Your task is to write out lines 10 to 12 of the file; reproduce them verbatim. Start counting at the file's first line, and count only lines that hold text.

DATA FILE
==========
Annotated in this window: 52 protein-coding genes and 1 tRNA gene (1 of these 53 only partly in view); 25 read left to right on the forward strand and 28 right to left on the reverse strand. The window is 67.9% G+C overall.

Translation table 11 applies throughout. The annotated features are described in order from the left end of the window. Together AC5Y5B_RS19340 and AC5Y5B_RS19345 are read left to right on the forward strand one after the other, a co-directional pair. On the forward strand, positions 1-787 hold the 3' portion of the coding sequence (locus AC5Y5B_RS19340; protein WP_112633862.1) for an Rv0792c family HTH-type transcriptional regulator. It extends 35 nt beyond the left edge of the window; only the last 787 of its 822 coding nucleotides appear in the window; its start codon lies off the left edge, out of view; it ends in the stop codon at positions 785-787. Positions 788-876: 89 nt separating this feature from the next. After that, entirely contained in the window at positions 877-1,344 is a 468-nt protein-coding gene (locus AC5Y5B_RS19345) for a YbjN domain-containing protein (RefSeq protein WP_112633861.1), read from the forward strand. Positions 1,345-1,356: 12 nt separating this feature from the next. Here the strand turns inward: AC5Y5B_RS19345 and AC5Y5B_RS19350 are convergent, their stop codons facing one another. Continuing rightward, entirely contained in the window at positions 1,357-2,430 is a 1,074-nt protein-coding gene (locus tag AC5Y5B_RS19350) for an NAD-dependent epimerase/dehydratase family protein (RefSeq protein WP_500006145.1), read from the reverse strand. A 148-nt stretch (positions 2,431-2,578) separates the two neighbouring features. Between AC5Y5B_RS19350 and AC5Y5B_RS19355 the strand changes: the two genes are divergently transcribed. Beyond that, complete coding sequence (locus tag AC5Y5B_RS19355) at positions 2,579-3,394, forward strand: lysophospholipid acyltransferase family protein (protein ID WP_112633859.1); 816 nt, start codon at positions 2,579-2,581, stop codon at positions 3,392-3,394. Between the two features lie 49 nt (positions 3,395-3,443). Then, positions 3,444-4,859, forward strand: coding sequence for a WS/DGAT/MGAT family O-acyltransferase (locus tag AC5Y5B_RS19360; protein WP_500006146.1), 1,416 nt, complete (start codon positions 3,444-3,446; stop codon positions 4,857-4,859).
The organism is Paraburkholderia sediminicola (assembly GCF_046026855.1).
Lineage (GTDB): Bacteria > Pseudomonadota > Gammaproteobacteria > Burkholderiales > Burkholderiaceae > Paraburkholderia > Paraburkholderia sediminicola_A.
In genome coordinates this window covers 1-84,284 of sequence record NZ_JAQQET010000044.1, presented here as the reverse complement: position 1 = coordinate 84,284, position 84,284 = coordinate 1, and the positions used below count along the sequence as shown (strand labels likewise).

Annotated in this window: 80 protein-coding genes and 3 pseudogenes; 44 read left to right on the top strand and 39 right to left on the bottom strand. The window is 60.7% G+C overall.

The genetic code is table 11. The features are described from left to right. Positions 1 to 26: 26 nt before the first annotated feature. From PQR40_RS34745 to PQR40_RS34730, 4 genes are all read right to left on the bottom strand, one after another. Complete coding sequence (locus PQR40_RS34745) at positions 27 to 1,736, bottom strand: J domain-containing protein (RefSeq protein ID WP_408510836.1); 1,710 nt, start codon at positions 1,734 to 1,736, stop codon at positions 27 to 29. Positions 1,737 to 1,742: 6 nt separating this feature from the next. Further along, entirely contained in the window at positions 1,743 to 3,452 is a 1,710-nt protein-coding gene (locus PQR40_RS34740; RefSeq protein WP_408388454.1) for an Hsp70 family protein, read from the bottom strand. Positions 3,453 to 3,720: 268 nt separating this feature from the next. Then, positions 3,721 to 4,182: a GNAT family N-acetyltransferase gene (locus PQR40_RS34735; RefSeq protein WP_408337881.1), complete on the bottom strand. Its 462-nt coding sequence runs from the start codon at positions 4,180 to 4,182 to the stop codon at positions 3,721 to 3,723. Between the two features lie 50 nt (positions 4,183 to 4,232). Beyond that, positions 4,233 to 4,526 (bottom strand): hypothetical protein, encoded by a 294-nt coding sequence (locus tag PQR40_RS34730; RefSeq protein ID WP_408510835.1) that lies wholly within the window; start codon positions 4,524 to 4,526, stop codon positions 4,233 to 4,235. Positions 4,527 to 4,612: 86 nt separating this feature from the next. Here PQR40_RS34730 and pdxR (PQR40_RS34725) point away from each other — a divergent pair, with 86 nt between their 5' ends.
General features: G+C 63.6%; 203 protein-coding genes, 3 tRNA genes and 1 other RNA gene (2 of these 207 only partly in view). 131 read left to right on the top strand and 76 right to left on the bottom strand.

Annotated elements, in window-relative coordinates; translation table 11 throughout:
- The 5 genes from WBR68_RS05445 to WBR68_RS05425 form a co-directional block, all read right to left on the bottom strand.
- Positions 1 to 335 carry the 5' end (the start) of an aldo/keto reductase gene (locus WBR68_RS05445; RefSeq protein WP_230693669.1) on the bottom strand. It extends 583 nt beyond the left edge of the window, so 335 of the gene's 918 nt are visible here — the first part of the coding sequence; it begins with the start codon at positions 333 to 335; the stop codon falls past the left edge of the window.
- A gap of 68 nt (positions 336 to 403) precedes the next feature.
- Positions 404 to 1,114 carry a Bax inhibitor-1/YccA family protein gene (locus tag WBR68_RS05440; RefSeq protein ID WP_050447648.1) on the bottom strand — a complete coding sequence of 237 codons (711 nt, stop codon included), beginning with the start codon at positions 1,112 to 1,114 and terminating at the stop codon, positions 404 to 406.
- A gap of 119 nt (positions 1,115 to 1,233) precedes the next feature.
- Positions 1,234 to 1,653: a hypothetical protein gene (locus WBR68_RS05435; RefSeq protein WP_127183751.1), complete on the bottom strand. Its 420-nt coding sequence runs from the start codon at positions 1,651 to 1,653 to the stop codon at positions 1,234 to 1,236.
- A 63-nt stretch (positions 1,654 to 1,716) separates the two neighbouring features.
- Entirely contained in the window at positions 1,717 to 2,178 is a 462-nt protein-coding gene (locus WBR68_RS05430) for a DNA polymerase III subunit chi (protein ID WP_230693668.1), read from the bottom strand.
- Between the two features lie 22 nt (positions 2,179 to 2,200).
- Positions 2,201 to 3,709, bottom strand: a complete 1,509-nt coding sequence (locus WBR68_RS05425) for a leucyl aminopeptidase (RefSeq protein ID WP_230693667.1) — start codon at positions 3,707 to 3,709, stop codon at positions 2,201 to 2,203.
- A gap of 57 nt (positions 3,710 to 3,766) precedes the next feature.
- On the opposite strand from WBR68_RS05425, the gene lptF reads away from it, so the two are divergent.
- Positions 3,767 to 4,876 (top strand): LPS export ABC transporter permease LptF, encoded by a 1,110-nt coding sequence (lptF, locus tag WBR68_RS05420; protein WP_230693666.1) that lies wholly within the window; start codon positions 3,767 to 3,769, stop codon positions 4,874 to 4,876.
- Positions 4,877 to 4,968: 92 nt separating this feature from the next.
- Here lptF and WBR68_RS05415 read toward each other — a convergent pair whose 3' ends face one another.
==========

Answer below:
- The 5 genes from WBR68_RS05445 to WBR68_RS05425 form a co-directional block, all read right to left on the bottom strand.
- Positions 1 to 335 carry the 5' end (the start) of an aldo/keto reductase gene (locus WBR68_RS05445; RefSeq protein WP_230693669.1) on the bottom strand. It extends 583 nt beyond the left edge of the window, so 335 of the gene's 918 nt are visible here — the first part of the coding sequence; it begins with the start codon at positions 333 to 335; the stop codon falls past the left edge of the window.
- A gap of 68 nt (positions 336 to 403) precedes the next feature.